flooding

Bring Your Own Presents: ‘No Baggage, Please’

Mar 7, 2018
Jonathan Bachman / Bring Your Own

This story was told on January 18th, 2018 at SBC, and later produced by Maggie Hermann. The theme of the evening was "Pipe Dreams: our Flooding Visions and Nightmares " and here, Constanza Porche describes her day navigating the roads through the August 5th flood and how she’s learned to be prepared for water in New Orleans since before she was born.

Coastal News Roundup: Nola.com/The Times-Picayune Teams With New York Times On Coastal Reporting

Feb 23, 2018
Listening Coast

This week on the Roundup we hear from the whole team at Nola.com/The Times-Picayune about a big project they just completed that goes to print Saturday. Coastal reporters Mark Schleifstein, Sara Sneath and Tristan Baurick collaborated with The New York Times on a series about the vulnerability of South Louisiana.

Travis Lux / WWNO

More than 20,000 scientists from around the world came to New Orleans this week for the American Geophysical Union conference. From minerals and volcanoes to oceans, space, and climate change -- they presented all kinds of research.

 

Sara Sneath from Nola.com/The Times-Picayune was there. So was WWNO’s Travis Lux. This week on the Coastal News Roundup, they met up at the conference to talk about the latest in coastal research.

Della Hasselle / WWNO

Extreme flooding caused major agricultural damage throughout South Louisiana in 2016. Now, struggling farmers are hoping to get help from a $10 million recovery grant approved by Congress this year.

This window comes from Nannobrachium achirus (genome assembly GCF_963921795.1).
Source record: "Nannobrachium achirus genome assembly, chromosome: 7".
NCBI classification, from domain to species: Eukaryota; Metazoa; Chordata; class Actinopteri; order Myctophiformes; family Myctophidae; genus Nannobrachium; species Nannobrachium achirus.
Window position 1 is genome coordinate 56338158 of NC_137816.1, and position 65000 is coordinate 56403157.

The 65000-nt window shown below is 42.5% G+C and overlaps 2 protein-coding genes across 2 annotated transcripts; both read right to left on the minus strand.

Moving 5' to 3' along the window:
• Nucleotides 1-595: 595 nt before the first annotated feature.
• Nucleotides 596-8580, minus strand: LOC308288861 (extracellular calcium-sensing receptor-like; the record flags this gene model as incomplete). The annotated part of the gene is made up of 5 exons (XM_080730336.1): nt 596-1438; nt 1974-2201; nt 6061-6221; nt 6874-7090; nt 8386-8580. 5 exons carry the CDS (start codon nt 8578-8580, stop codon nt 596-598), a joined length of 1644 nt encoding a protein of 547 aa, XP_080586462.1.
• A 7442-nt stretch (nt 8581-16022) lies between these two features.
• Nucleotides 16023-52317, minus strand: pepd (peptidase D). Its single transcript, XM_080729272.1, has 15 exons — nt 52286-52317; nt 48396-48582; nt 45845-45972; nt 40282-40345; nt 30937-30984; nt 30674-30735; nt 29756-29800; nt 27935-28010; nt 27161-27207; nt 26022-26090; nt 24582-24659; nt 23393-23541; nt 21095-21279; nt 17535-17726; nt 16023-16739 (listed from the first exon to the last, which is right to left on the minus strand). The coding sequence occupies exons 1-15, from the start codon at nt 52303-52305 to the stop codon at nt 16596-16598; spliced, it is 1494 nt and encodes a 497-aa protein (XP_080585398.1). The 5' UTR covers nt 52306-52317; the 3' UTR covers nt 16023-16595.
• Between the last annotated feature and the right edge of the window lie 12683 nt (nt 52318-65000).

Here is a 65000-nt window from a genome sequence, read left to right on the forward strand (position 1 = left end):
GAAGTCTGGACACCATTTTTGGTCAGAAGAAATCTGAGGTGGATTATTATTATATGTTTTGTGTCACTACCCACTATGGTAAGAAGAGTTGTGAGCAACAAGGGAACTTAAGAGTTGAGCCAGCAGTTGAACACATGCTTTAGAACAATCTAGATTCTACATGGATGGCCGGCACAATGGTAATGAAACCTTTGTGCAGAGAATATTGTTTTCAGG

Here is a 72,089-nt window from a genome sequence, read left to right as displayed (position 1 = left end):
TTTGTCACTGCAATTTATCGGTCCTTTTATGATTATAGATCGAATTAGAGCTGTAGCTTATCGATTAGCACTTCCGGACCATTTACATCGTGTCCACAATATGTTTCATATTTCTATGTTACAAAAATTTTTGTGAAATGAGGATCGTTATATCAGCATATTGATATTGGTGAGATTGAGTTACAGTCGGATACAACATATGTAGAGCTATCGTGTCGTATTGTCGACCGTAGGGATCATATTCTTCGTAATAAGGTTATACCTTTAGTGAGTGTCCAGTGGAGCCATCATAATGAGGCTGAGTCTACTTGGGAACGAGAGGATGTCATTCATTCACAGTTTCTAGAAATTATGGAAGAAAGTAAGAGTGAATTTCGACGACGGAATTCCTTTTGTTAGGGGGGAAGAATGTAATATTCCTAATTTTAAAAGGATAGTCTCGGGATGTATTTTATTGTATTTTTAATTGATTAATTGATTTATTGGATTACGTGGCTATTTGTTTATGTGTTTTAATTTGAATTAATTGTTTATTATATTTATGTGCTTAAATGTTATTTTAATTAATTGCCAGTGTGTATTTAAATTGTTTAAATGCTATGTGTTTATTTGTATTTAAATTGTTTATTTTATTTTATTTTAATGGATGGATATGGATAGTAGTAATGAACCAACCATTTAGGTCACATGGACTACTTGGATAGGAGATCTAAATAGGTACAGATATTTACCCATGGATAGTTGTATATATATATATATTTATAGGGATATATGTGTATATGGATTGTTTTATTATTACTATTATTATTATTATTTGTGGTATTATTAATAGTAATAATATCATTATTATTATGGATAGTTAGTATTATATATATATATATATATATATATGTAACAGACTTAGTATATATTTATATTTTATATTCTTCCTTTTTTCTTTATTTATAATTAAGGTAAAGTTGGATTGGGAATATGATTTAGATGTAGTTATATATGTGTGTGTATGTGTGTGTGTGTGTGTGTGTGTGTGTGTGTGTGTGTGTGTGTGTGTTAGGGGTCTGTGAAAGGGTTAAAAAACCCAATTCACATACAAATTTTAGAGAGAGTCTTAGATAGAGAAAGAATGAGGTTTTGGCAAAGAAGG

National Hurricane Center

Hurricane Nate is heading to the Gulf Coast after killing 22 people in Central America. Forecasters say the storm will likely strike the Mississippi Delta around 7 p.m. as a Category 2 hurricane. Residents in several coastal parishes have been ordered to evacuate, and polling stations for early voting sites in some areas are closing ahead of schedule. Louisiana Gov. John Bel Edwards is urging residents to find a safe place behind the flood wall as soon as possible and stay put until Sunday morning.

Travis Lux / WWNO

Floods this summer revealed that New Orleans’ drainage system hasn’t been working at full capacity. Since then, the city has been scrambling to improve the system in a number of ways — from repairing drainage pumps to clearing catch basins on the street.

 

This weekend, the city will teach citizens how to clean catch basins themselves. They’re calling it Adopt-A-Catch Basin.

 

Catch basins are those grated gutters on the sides of the road. When it rains, water flows through those grates before it’s pumped out of the city.

Molly Peterson / WWNO

Around the country, hundreds of millions of dollars have been spent to buy back individual homes from people who have flooded repeatedly. But buying out a whole neighborhood is uncommon. Louisiana's 2016 flood seems to be changing that for two communities. In Pointe Coupee and Ascension Parishes, a buyout program first used in neighborhoods after Superstorm Sandy may offer a new option to homeowners who have lived with escalating risk for decades.

With search and rescue efforts completed in the flooded parts of southwest Louisiana, Gov. John Bel Edwards says the state has now taken the lead on evacuating and sheltering people from the far corner of southeastern Texas.

Jim Bowie / Adobe Stock

Editor's Note: See the latest news and updates on Harvey.

As Louisiana braces for heavy rain from Tropical Storm Harvey, officials in New Orleans announced that one of the city’s drainage pumps is being repaired — after a motor caught fire Monday.

The announcement from Mayor Mitch Landrieu came after 4 inches of rain earlier in the day caused street flooding in neighborhoods across the city. 

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